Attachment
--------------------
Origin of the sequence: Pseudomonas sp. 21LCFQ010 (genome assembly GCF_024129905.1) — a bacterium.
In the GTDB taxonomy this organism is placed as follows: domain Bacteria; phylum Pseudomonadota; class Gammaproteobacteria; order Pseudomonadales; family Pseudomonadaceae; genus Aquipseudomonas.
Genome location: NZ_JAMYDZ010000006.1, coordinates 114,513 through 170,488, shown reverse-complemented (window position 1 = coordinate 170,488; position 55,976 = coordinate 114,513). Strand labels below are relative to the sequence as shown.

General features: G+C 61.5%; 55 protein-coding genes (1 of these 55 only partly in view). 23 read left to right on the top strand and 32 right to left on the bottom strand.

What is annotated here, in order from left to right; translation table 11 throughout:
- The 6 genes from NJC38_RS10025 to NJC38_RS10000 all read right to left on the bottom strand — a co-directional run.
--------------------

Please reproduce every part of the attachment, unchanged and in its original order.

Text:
Origin of the sequence: Pseudomonas sp. 21LCFQ010 (genome assembly GCF_024129905.1) — a bacterium.
In the GTDB taxonomy this organism is placed as follows: domain Bacteria; phylum Pseudomonadota; class Gammaproteobacteria; order Pseudomonadales; family Pseudomonadaceae; genus Aquipseudomonas.
Genome location: NZ_JAMYDZ010000006.1, coordinates 114,513 through 170,488, shown reverse-complemented (window position 1 = coordinate 170,488; position 55,976 = coordinate 114,513). Strand labels below are relative to the sequence as shown.

General features: G+C 61.5%; 55 protein-coding genes (1 of these 55 only partly in view). 23 read left to right on the top strand and 32 right to left on the bottom strand.

What is annotated here, in order from left to right; translation table 11 throughout:
- The 6 genes from NJC38_RS10025 to NJC38_RS10000 all read right to left on the bottom strand — a co-directional run.